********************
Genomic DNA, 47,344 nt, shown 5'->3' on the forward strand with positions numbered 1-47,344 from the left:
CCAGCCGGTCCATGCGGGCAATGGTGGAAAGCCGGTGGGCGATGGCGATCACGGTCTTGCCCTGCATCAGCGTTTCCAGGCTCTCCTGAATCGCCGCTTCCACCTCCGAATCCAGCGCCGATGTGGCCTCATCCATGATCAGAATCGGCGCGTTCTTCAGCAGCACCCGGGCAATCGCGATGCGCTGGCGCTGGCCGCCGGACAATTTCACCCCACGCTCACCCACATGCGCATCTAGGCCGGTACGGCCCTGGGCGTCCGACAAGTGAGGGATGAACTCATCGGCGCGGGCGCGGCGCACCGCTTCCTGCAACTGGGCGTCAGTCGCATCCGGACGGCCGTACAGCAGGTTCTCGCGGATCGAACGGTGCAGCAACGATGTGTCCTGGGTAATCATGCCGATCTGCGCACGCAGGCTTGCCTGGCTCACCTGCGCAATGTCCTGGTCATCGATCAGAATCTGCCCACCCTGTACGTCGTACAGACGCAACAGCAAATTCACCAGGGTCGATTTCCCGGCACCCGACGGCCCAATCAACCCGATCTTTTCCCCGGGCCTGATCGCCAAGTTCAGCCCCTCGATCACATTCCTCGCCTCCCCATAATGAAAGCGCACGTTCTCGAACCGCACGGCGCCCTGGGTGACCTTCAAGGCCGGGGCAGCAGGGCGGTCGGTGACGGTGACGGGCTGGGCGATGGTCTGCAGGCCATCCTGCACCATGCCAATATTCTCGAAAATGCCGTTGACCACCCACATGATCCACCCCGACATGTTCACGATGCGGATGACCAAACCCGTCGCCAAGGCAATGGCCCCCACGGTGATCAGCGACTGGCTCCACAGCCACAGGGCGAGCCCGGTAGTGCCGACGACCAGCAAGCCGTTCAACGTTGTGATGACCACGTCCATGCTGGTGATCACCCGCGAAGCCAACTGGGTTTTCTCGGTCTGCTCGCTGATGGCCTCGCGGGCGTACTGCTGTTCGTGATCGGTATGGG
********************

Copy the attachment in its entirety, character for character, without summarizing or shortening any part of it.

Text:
Genomic DNA, 47,344 nt, shown 5'->3' on the forward strand with positions numbered 1-47,344 from the left:
CCAGCCGGTCCATGCGGGCAATGGTGGAAAGCCGGTGGGCGATGGCGATCACGGTCTTGCCCTGCATCAGCGTTTCCAGGCTCTCCTGAATCGCCGCTTCCACCTCCGAATCCAGCGCCGATGTGGCCTCATCCATGATCAGAATCGGCGCGTTCTTCAGCAGCACCCGGGCAATCGCGATGCGCTGGCGCTGGCCGCCGGACAATTTCACCCCACGCTCACCCACATGCGCATCTAGGCCGGTACGGCCCTGGGCGTCCGACAAGTGAGGGATGAACTCATCGGCGCGGGCGCGGCGCACCGCTTCCTGCAACTGGGCGTCAGTCGCATCCGGACGGCCGTACAGCAGGTTCTCGCGGATCGAACGGTGCAGCAACGATGTGTCCTGGGTAATCATGCCGATCTGCGCACGCAGGCTTGCCTGGCTCACCTGCGCAATGTCCTGGTCATCGATCAGAATCTGCCCACCCTGTACGTCGTACAGACGCAACAGCAAATTCACCAGGGTCGATTTCCCGGCACCCGACGGCCCAATCAACCCGATCTTTTCCCCGGGCCTGATCGCCAAGTTCAGCCCCTCGATCACATTCCTCGCCTCCCCATAATGAAAGCGCACGTTCTCGAACCGCACGGCGCCCTGGGTGACCTTCAAGGCCGGGGCAGCAGGGCGGTCGGTGACGGTGACGGGCTGGGCGATGGTCTGCAGGCCATCCTGCACCATGCCAATATTCTCGAAAATGCCGTTGACCACCCACATGATCCACCCCGACATGTTCACGATGCGGATGACCAAACCCGTCGCCAAGGCAATGGCCCCCACGGTGATCAGCGACTGGCTCCACAGCCACAGGGCGAGCCCGGTAGTGCCGACGACCAGCAAGCCGTTCAACGTTGTGATGACCACGTCCATGCTGGTGATCACCCGCGAAGCCAACTGGGTTTTCTCGGTCTGCTCGCTGATGGCCTCGCGGGCGTACTGCTGTTCGTGATCGGTATGGG